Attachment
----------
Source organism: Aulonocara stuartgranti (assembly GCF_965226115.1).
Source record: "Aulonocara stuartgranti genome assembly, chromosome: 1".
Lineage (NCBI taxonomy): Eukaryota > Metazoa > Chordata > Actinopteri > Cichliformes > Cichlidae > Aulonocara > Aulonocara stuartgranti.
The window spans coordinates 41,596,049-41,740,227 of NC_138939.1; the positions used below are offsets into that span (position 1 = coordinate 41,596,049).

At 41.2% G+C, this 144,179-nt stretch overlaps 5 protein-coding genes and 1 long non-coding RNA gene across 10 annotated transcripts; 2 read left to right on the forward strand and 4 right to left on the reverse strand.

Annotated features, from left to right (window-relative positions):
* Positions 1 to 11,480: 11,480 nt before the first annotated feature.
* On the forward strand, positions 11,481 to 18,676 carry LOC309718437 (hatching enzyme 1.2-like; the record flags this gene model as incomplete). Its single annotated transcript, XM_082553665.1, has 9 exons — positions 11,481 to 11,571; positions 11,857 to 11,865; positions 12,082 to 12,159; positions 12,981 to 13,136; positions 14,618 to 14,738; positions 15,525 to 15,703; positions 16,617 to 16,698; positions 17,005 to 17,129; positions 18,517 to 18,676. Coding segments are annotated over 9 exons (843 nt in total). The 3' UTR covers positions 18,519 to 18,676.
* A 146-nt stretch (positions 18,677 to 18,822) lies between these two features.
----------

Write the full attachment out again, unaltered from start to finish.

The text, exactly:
Source organism: Aulonocara stuartgranti (assembly GCF_965226115.1).
Source record: "Aulonocara stuartgranti genome assembly, chromosome: 1".
Lineage (NCBI taxonomy): Eukaryota > Metazoa > Chordata > Actinopteri > Cichliformes > Cichlidae > Aulonocara > Aulonocara stuartgranti.
The window spans coordinates 41,596,049-41,740,227 of NC_138939.1; the positions used below are offsets into that span (position 1 = coordinate 41,596,049).

At 41.2% G+C, this 144,179-nt stretch overlaps 5 protein-coding genes and 1 long non-coding RNA gene across 10 annotated transcripts; 2 read left to right on the forward strand and 4 right to left on the reverse strand.

Annotated features, from left to right (window-relative positions):
* Positions 1 to 11,480: 11,480 nt before the first annotated feature.
* On the forward strand, positions 11,481 to 18,676 carry LOC309718437 (hatching enzyme 1.2-like; the record flags this gene model as incomplete). Its single annotated transcript, XM_082553665.1, has 9 exons — positions 11,481 to 11,571; positions 11,857 to 11,865; positions 12,082 to 12,159; positions 12,981 to 13,136; positions 14,618 to 14,738; positions 15,525 to 15,703; positions 16,617 to 16,698; positions 17,005 to 17,129; positions 18,517 to 18,676. Coding segments are annotated over 9 exons (843 nt in total). The 3' UTR covers positions 18,519 to 18,676.
* A 146-nt stretch (positions 18,677 to 18,822) lies between these two features.